Calf Injury and the older runner

Sep 3, 2021 | Physio

Lockdown Running and Calf Injury

We love hearing about people getting out there and challenging themselves – running is free, right on your doorstep and can challenge us at any level. Like many others in my (middle aged) age group – I’ve started getting back into it, and I’m bringing the kids along with me. With this upsurge in running, we have noticed an increase in calf injury during this last month especially in middle aged and above male runners and athletes. So let’s shed some light on recent research on calf injury and some ideas around why this can happen.

With increased age calf injury risk increases

Let’s look at the good stuff…latest research shows running seems to be protective for the cartilage, reducing risk of knee Osteo Arthritis and improving knee health! Yay – this is great news! Running is NOT going to increase your chances of developing knee arthritis, and research has shown that you are most at risk from from knee OA if you are sedentary and in-active!

Bones aside, muscle and tendons can be a different story. The calf is complex and made up of two muscle groups (gastrocnemius and underneath the soleus) and have two predominantly different fibre type make ups respectively (fast twitch and slow twitch) that combine together to form the Achilles tendon.

A contributing factor of age and injury is we start to lose collagen in our tendon structures that leads to decreased tendon stiffness. So how does this impact us?

The effect of declining collagen

We like to have strong tendons, like a spring a stiffer tendon stores and releases more energy better. So when we have an Achilles that has more elongation (less spring like tension) this leads to more strain on the tendon and calf muscles making you more prone to injury.

Along with other important factors such as aerobic capacity, muscle function – strength, mass, cross sectional area, force production is gradually lost with age.

How to slow these changes

Reversing or slowing down these changes is key. Strong evidence indicates that heavy resistance training can increase both tendon and muscle strength. Lifting lower load can also increase strength of muscle but have much smaller effect on tendon stiffness.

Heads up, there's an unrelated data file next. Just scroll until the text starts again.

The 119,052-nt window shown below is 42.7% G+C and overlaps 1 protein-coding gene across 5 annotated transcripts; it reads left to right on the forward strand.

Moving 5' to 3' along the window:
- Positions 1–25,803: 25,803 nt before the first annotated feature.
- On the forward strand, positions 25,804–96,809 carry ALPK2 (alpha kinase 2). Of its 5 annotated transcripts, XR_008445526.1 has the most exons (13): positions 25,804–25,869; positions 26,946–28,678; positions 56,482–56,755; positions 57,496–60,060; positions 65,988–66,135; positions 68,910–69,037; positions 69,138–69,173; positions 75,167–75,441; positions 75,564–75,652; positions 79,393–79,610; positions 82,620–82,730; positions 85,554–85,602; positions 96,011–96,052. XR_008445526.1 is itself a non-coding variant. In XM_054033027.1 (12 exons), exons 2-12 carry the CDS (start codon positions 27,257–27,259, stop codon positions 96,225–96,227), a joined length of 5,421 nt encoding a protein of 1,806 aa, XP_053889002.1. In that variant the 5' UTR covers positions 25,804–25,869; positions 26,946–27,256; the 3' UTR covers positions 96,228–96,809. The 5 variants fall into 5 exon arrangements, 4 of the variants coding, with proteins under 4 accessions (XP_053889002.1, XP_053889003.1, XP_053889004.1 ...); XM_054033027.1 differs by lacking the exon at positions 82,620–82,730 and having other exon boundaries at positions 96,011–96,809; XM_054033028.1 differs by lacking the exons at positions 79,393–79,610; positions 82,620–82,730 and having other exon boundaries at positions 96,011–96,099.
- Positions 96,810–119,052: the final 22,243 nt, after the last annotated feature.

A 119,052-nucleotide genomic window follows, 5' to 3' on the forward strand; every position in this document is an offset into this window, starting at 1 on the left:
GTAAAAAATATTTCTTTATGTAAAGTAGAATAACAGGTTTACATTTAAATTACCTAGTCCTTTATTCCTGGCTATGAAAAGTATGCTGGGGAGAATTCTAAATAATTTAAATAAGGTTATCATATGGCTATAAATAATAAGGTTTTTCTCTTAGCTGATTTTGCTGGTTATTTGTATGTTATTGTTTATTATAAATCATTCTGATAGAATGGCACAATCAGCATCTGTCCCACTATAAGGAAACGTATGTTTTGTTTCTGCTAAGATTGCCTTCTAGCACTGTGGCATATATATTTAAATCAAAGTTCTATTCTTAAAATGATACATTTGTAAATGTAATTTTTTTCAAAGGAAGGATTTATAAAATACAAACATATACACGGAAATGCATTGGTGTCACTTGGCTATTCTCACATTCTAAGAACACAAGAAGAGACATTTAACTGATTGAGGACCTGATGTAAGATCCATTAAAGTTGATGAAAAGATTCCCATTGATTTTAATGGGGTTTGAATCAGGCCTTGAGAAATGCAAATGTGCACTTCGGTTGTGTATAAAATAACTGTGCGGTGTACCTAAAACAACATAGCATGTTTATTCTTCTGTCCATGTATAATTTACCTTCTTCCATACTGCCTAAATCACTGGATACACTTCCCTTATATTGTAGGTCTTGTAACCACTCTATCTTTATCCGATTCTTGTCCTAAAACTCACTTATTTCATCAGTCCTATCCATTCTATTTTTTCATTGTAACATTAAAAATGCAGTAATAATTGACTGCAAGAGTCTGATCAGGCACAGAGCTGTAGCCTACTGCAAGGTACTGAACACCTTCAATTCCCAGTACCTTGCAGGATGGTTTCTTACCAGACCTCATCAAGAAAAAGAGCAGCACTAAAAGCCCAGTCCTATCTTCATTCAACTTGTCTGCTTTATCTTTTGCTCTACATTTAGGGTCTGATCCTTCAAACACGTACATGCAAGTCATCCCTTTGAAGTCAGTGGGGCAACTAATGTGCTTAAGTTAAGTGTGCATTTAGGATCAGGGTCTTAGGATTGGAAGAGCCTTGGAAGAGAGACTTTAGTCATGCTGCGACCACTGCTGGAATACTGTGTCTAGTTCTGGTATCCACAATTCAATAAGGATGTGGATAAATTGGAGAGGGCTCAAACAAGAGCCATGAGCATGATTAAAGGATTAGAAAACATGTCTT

Strength training over stretching

So what does heavy resistance look like? 70% of the maximum you can lift at any one time or a weight that can be lifted no more than 10 times. The load should be sufficient enough to fatigue by 6-10 reps.
Calf raises with straight legs for the gastrocnemius and with a bent knee for soleus. 3-4 sets of 6-10reps x 3 weekly.

If you are struggling with calf injuries give the strength work priority over stretching. If you would like personal consultation and rehab plan.

Research References

There are always more parts to the puzzle with calf injuries such as footwear, surfaces and terrain angles, balance, hip and knee strength that can all contribute as well. For a comprehensive and tailored rehab plan that is specific to you, call us to set up an online telehealth physiotherapy consultation.

Kinematic Characteristics of Male Runners With a History of Recurrent Calf Muscle Strain Injury. Bramah C, Preece SJ, Gill Niamh, Herrington L. Int J Sports Phys Ther. 2021 Jun 1;16(3):732-740

Calf muscle strain injuries in sport: a systematic review of risk factors for injury. Green B, Pizzari T. Br J Sports Med. 2017 Aug;51(16):1189-1194

Muscular Calf Injuries in Runners. Fields KB, Rigby MD. Curr Sports Med Rep. Sep-Oct 2016; 15(5):320-4.

Epidemiology of muscle injuries in professional football (soccer). Elstrand J, Hagglund M, Walden M. American Journal of Sports Med 2011; 39(6):1226-1232